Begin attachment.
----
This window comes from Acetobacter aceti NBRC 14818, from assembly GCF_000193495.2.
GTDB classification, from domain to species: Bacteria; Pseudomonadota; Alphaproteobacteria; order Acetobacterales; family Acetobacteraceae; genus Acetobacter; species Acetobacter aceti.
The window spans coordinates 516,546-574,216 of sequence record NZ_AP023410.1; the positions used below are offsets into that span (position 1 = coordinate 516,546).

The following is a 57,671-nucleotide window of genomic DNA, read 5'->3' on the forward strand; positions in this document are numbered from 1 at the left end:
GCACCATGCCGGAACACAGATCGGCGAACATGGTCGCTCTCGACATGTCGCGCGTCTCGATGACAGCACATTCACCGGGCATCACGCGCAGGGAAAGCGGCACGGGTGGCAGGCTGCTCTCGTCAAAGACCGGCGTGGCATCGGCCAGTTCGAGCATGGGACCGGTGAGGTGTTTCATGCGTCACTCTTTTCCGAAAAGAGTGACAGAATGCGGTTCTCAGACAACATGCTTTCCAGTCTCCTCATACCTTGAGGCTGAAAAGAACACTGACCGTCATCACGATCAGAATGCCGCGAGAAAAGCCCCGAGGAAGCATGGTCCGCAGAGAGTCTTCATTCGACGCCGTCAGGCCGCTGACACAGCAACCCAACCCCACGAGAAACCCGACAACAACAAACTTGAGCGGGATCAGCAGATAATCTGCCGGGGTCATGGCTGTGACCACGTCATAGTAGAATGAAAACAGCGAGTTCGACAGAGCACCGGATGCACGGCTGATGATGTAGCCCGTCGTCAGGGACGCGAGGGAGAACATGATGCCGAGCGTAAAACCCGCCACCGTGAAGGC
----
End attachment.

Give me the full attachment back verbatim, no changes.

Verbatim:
This window comes from Acetobacter aceti NBRC 14818, from assembly GCF_000193495.2.
GTDB classification, from domain to species: Bacteria; Pseudomonadota; Alphaproteobacteria; order Acetobacterales; family Acetobacteraceae; genus Acetobacter; species Acetobacter aceti.
The window spans coordinates 516,546-574,216 of sequence record NZ_AP023410.1; the positions used below are offsets into that span (position 1 = coordinate 516,546).

The following is a 57,671-nucleotide window of genomic DNA, read 5'->3' on the forward strand; positions in this document are numbered from 1 at the left end:
GCACCATGCCGGAACACAGATCGGCGAACATGGTCGCTCTCGACATGTCGCGCGTCTCGATGACAGCACATTCACCGGGCATCACGCGCAGGGAAAGCGGCACGGGTGGCAGGCTGCTCTCGTCAAAGACCGGCGTGGCATCGGCCAGTTCGAGCATGGGACCGGTGAGGTGTTTCATGCGTCACTCTTTTCCGAAAAGAGTGACAGAATGCGGTTCTCAGACAACATGCTTTCCAGTCTCCTCATACCTTGAGGCTGAAAAGAACACTGACCGTCATCACGATCAGAATGCCGCGAGAAAAGCCCCGAGGAAGCATGGTCCGCAGAGAGTCTTCATTCGACGCCGTCAGGCCGCTGACACAGCAACCCAACCCCACGAGAAACCCGACAACAACAAACTTGAGCGGGATCAGCAGATAATCTGCCGGGGTCATGGCTGTGACCACGTCATAGTAGAATGAAAACAGCGAGTTCGACAGAGCACCGGATGCACGGCTGATGATGTAGCCCGTCGTCAGGGACGCGAGGGAGAACATGATGCCGAGCGTAAAACCCGCCACCGTGAAGGC